Essential double glazing windows guide

Upgrading a property to new double glazing windows is a sure way to add considerable value when putting a home on the market:  it’s most definitely one of the first things prospective homebuyers look out for.

With great acoustic and thermal insulation performances, it’s little wonder that double glazing is the recommended window solution for most properties out there and here’s how to get it right!

  1. Why should you change windows?

Upgrading your windows to double glazing is one of the most effective ways to insulate a property, alongside floor and attic insulation. Between 10 and 15% of overall energy efficiency is lost on average because of ill fitted or poorly insulated windows and doors, so it’s crucial to evaluate the situation before anything else that would need replacing in the house.

Window

  1. Should you replace all windows at once?

It’s not compulsory, and it depends mostly on your budget. Top priority should be given to the main rooms in the house or the spaces that require heating the most such as kitchen and living room.

  1. Which window frame material should you opt for?

PVC is one of the most popular options at the moment: it’s cheaper, and offers one of the best insulating performances currently on the market. However, you have to consider the overall style of the house too: PVC offers fewer design options than wood or aluminium and could be a definite turnoff for prospective buyers if it doesn’t fit with the rest of the property’s look and feel. If your budget allows it, you could also opt for high end window frames combining several materials to get the best of both worlds, design and efficient insulating properties.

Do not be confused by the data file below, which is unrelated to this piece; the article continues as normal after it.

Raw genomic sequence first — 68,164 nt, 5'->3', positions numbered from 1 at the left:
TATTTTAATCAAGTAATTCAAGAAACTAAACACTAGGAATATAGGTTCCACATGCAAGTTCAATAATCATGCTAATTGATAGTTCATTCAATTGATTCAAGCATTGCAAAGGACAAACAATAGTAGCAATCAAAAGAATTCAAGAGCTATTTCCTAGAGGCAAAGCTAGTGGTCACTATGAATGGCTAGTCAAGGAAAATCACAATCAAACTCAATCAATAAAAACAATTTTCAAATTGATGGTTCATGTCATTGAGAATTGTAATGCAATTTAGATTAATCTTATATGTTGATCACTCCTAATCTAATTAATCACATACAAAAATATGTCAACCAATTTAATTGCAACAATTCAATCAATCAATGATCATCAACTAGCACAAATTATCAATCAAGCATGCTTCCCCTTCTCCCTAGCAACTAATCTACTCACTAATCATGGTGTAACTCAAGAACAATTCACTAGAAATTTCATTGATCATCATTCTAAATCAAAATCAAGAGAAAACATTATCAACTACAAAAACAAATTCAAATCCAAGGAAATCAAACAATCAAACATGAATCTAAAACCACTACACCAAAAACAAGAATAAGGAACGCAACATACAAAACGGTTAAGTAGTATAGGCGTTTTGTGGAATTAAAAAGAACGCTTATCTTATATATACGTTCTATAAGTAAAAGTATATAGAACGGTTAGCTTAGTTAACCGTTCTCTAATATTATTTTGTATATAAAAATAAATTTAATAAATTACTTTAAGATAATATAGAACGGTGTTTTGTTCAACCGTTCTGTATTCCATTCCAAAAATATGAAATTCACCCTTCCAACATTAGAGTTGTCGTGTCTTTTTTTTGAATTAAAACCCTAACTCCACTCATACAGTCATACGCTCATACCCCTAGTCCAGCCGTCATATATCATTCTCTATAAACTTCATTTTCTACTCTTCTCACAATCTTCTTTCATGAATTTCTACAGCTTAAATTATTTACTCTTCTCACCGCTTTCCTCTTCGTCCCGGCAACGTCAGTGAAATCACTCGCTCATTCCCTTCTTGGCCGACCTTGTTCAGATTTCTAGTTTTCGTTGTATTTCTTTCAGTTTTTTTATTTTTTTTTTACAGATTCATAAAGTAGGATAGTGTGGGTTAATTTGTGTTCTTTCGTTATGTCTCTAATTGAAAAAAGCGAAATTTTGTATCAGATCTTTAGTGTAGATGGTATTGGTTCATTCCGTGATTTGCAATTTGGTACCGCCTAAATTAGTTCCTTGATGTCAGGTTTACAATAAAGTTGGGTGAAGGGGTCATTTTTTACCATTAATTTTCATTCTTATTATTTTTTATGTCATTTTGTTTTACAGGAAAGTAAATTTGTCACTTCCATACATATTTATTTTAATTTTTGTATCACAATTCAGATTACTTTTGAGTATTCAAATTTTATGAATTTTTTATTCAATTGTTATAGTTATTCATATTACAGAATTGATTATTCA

1. Does double glazing require installing trickle vents?

A property that doesn’t have sufficient ventilation can suffer from condensation problems and moulding issues. New windows implies better insulation and less air coming in and out of the property, so it’s crucial that you check for ventilation solutions, such as trickle vents, in order to improve airflow and prevent the apparition of mould. Trickle vents are one of the easiest ways to deal with these types of problems and they’re also simple to install yourself directly into the window frames, thanks to a bit of drilling action.

  1. Will it involve a lot of work?

It obviously depends on the type of property that’s being renovated or built. Most of the time, it’s a fairly smooth operation: just a case of replacing the frames and putting in new windows without having to interfere with the walls. In the case of house renovations however, walls are sometimes a little worse for wear and will need to be replaced or reinforced. This can take much longer: up to a few weeks or so against 2 hours or half a day for a more straightforward window replacement.